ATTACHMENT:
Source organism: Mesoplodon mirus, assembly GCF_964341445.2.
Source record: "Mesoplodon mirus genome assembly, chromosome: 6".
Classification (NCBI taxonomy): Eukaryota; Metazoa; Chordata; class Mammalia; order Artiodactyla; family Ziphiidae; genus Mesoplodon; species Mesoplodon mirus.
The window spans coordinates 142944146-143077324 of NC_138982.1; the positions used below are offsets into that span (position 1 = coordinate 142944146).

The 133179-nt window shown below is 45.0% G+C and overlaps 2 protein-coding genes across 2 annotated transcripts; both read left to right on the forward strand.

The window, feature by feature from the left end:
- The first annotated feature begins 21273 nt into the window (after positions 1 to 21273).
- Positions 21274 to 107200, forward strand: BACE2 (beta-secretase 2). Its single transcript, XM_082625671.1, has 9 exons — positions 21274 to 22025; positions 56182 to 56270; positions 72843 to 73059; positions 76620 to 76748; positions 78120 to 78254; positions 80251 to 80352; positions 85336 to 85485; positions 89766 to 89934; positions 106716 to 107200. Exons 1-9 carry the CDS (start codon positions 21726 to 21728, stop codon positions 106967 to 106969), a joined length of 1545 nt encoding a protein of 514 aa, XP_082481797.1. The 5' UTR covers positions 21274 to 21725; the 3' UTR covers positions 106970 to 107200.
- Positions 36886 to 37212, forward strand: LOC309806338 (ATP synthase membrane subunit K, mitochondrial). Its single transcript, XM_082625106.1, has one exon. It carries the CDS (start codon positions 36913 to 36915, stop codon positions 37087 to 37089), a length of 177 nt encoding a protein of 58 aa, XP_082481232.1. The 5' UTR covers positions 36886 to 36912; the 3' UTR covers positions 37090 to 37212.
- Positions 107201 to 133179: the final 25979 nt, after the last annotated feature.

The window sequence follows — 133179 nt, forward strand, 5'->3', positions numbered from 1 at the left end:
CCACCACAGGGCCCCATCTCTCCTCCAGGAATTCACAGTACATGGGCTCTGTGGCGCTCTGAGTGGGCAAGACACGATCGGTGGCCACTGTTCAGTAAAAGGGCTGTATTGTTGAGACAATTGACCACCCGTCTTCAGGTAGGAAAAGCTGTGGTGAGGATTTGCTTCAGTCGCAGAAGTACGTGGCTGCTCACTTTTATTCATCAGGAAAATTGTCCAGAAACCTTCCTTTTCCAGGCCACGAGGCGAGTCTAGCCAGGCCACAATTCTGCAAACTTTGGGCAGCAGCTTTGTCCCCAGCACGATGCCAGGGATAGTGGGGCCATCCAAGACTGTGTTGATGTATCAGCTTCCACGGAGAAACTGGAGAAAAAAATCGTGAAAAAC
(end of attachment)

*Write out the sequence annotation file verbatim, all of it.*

Source organism: Mesoplodon mirus, assembly GCF_964341445.2.
Source record: "Mesoplodon mirus genome assembly, chromosome: 6".
Classification (NCBI taxonomy): Eukaryota; Metazoa; Chordata; class Mammalia; order Artiodactyla; family Ziphiidae; genus Mesoplodon; species Mesoplodon mirus.
The window spans coordinates 142944146-143077324 of NC_138982.1; the positions used below are offsets into that span (position 1 = coordinate 142944146).

The 133179-nt window shown below is 45.0% G+C and overlaps 2 protein-coding genes across 2 annotated transcripts; both read left to right on the forward strand.

The window, feature by feature from the left end:
- The first annotated feature begins 21273 nt into the window (after positions 1 to 21273).
- Positions 21274 to 107200, forward strand: BACE2 (beta-secretase 2). Its single transcript, XM_082625671.1, has 9 exons — positions 21274 to 22025; positions 56182 to 56270; positions 72843 to 73059; positions 76620 to 76748; positions 78120 to 78254; positions 80251 to 80352; positions 85336 to 85485; positions 89766 to 89934; positions 106716 to 107200. Exons 1-9 carry the CDS (start codon positions 21726 to 21728, stop codon positions 106967 to 106969), a joined length of 1545 nt encoding a protein of 514 aa, XP_082481797.1. The 5' UTR covers positions 21274 to 21725; the 3' UTR covers positions 106970 to 107200.
- Positions 36886 to 37212, forward strand: LOC309806338 (ATP synthase membrane subunit K, mitochondrial). Its single transcript, XM_082625106.1, has one exon. It carries the CDS (start codon positions 36913 to 36915, stop codon positions 37087 to 37089), a length of 177 nt encoding a protein of 58 aa, XP_082481232.1. The 5' UTR covers positions 36886 to 36912; the 3' UTR covers positions 37090 to 37212.
- Positions 107201 to 133179: the final 25979 nt, after the last annotated feature.

The window sequence follows — 133179 nt, forward strand, 5'->3', positions numbered from 1 at the left end:
CCACCACAGGGCCCCATCTCTCCTCCAGGAATTCACAGTACATGGGCTCTGTGGCGCTCTGAGTGGGCAAGACACGATCGGTGGCCACTGTTCAGTAAAAGGGCTGTATTGTTGAGACAATTGACCACCCGTCTTCAGGTAGGAAAAGCTGTGGTGAGGATTTGCTTCAGTCGCAGAAGTACGTGGCTGCTCACTTTTATTCATCAGGAAAATTGTCCAGAAACCTTCCTTTTCCAGGCCACGAGGCGAGTCTAGCCAGGCCACAATTCTGCAAACTTTGGGCAGCAGCTTTGTCCCCAGCACGATGCCAGGGATAGTGGGGCCATCCAAGACTGTGTTGATGTATCAGCTTCCACGGAGAAACTGGAGAAAAAAATCGTGAAAAAC